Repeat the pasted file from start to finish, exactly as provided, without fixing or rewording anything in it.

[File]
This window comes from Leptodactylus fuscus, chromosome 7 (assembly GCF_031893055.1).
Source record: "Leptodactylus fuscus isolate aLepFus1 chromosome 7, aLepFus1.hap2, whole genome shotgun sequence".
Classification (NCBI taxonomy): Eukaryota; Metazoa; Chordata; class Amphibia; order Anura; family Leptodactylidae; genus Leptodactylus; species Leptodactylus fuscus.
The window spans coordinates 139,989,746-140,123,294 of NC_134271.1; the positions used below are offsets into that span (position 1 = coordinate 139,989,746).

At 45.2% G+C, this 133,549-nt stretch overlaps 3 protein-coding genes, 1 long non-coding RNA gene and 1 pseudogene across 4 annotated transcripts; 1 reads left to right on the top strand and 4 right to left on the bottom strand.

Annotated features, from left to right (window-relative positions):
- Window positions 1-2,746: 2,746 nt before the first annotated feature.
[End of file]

This window comes from Leptodactylus fuscus, chromosome 7 (assembly GCF_031893055.1).
Source record: "Leptodactylus fuscus isolate aLepFus1 chromosome 7, aLepFus1.hap2, whole genome shotgun sequence".
Classification (NCBI taxonomy): Eukaryota; Metazoa; Chordata; class Amphibia; order Anura; family Leptodactylidae; genus Leptodactylus; species Leptodactylus fuscus.
The window spans coordinates 139,989,746-140,123,294 of NC_134271.1; the positions used below are offsets into that span (position 1 = coordinate 139,989,746).

At 45.2% G+C, this 133,549-nt stretch overlaps 3 protein-coding genes, 1 long non-coding RNA gene and 1 pseudogene across 4 annotated transcripts; 1 reads left to right on the top strand and 4 right to left on the bottom strand.

Annotated features, from left to right (window-relative positions):
- Window positions 1-2,746: 2,746 nt before the first annotated feature.